Black garlic is a whole garlic bulb that's been fermented over a period of a month. I've been playing around with it recently and really love the tangy flavour it brings to a dish. The downside is that the colour transfer can be less than ideal. So, this recipe doesn't make a bright orange soup - it's more the colour of pumpkin pie filling and benefits from a pretty garnish.
Halfway through this dish I was really disappointed in how it was coming together - the ginger was too hot and the black garlic gave off a funny aftertaste. But in trying to rescue it, the final touches of apple juice, cream and a bit of lemon suddenly transformed into an amazing soup!
I...er...had to stop myself from eating the whole batch for lunch. —Reiney
- Serves 4
Grapeseed or vegetable oil
Ginger, peeled and chopped (40g)
Black garlic, whole
Carrots, peeled and chopped (about 5 medium)
Flour (omit for gluten-free)
Lemon, to taste
Salt, to taste
- Melt butter with oil in a saucepan over medium heat. Add onion and sweat with a pinch of salt until soft and golden (but not browned), about 5 minutes.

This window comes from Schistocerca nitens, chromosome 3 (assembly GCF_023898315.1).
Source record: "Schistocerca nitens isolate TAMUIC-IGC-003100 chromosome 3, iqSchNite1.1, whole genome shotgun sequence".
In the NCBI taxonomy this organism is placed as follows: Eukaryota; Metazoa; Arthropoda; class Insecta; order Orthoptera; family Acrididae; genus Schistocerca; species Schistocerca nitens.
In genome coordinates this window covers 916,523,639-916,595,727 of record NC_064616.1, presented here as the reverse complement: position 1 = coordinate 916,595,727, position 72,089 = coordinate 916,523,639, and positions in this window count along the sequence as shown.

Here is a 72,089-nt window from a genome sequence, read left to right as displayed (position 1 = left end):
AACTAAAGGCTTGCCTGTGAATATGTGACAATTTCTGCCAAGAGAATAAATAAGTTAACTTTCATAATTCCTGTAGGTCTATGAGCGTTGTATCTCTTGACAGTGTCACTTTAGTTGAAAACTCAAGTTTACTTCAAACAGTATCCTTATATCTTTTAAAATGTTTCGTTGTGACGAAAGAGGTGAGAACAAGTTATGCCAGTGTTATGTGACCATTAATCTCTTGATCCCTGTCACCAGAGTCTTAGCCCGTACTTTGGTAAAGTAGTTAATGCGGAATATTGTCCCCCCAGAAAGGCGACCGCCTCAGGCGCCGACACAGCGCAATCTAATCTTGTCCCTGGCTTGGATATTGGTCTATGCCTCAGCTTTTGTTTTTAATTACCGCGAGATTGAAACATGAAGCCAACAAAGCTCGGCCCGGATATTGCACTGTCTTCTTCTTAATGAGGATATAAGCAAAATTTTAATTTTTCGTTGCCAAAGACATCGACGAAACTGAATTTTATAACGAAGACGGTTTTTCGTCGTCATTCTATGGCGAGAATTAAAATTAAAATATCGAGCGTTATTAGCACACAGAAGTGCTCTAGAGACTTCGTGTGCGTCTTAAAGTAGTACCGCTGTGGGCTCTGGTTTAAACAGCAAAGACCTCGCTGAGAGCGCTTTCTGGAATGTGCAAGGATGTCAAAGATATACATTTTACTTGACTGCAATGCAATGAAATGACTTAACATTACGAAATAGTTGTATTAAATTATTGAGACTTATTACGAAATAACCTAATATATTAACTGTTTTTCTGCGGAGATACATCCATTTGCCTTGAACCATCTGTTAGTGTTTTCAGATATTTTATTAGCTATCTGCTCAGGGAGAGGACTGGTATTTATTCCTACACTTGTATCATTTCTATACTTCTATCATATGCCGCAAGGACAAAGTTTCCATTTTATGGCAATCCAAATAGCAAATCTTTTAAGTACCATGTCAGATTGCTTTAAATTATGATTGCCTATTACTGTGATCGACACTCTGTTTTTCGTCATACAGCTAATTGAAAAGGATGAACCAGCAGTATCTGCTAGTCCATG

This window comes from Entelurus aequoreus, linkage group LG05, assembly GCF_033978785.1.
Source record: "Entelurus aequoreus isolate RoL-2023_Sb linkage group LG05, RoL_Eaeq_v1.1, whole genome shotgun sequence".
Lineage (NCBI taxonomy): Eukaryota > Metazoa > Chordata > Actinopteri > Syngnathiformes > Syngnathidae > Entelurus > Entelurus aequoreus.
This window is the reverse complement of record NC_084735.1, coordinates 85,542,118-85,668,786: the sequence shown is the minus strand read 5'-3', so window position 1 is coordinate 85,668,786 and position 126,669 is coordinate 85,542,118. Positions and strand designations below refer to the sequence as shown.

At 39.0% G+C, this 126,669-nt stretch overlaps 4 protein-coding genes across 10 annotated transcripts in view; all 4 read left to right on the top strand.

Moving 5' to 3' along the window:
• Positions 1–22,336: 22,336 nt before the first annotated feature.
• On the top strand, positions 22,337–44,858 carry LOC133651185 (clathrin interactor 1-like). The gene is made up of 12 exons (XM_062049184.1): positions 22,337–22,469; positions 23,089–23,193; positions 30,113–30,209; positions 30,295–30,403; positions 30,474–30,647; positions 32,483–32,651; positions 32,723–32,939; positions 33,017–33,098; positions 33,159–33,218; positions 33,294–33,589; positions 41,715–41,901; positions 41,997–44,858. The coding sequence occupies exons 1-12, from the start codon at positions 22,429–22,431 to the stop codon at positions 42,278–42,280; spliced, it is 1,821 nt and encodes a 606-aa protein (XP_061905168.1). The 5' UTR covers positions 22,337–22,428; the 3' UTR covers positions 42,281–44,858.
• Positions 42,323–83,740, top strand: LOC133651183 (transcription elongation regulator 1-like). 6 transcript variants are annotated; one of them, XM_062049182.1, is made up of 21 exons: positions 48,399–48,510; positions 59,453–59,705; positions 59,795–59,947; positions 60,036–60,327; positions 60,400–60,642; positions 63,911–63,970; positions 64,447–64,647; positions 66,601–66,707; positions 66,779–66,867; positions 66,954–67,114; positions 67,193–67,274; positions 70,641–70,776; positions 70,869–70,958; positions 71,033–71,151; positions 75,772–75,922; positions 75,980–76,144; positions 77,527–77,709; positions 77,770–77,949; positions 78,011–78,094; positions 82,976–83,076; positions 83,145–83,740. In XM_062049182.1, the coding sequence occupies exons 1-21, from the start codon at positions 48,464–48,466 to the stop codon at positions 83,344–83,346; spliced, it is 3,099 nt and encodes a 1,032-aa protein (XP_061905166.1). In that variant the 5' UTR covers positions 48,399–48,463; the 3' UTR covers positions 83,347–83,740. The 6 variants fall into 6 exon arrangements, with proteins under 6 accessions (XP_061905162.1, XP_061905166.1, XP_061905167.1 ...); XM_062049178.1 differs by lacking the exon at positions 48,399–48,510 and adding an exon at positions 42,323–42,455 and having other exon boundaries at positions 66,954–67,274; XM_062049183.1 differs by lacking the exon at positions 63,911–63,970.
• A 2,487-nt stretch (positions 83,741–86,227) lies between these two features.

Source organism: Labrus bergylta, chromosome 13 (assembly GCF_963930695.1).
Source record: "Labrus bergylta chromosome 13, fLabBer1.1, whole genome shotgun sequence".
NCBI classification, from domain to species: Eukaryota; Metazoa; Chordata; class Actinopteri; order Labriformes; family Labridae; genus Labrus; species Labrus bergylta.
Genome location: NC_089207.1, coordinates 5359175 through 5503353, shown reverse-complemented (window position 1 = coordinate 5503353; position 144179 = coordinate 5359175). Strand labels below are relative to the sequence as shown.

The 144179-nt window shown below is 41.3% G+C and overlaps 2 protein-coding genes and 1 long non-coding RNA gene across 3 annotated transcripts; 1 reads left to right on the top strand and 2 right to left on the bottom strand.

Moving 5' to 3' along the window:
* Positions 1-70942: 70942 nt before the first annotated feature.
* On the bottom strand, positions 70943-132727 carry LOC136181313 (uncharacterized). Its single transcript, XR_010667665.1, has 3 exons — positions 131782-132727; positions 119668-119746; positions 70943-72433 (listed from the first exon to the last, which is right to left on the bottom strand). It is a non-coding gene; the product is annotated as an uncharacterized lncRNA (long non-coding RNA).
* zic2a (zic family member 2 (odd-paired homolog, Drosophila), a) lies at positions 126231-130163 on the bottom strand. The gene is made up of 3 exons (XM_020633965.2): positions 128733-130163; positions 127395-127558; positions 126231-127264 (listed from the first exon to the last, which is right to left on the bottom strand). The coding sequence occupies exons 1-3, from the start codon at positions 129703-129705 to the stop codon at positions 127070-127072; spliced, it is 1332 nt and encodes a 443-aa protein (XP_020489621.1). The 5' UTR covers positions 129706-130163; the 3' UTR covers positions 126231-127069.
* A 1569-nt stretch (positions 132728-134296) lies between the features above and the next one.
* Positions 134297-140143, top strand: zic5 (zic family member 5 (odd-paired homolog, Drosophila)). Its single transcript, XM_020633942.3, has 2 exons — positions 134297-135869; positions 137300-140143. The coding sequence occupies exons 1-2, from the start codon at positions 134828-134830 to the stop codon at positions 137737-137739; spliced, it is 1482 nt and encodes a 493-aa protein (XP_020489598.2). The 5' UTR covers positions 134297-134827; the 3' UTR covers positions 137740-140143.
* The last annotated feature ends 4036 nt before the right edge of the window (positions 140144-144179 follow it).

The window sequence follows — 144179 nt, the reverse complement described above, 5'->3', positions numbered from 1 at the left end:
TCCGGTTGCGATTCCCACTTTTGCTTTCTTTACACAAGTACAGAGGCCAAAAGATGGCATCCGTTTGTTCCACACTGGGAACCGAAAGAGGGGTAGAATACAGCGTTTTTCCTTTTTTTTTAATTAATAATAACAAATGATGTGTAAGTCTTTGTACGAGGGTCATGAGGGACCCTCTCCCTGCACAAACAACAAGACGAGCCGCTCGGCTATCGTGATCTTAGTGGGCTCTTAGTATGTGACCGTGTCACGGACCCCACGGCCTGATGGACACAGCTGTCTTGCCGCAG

- Add ginger and continue to sweat for 3-5 minutes before adding both garlics. Cook garlic for a minute, taking care not to burn the white garlic.
- Toss in the carrots and another pinch of salt. Stir over heat to soften briefly, about 3-5 minutes.
- Next add the flour and stir it around to toast briefly as it combines with the fat. Then add the vegetable stock and bring to a simmer. Cook until the carrots are very soft, about 15-20 minutes (the gentler the better).
- Puree the soup in a blender for at least 2 minutes, until very smooth. Ideally at this point you'll strain the soup through a fine-mesh strainer back into a clean pot, pushing on the fibers to have a perfectly smooth soup. But, hey, it's still going to taste good if you ignore this bit.
- Reheat the soup and thin with the apple juice - at this point use your judgment for both taste and texture. If you want a thinner soup you may use even more apple juice (or a bit more veg stock). A good rule of thumb is to thin just until the soup completely disappears when drizzled into itself.
- Season to taste with salt - I needed about 2 "three-finger" pinches. At this point the soup can be cooled and set in the fridge if making ahead, and then reheated to continue.
- Just before serving, temper the cream into the hot soup. To do this: remove the pan from the heat, pour the cream into a ladle and then swirl the bottom of the ladle in the hot soup, gradually mixing the two together. This gently heats the cream and prevents it from curdling.
- Finish with a squeeze of lemon and serve.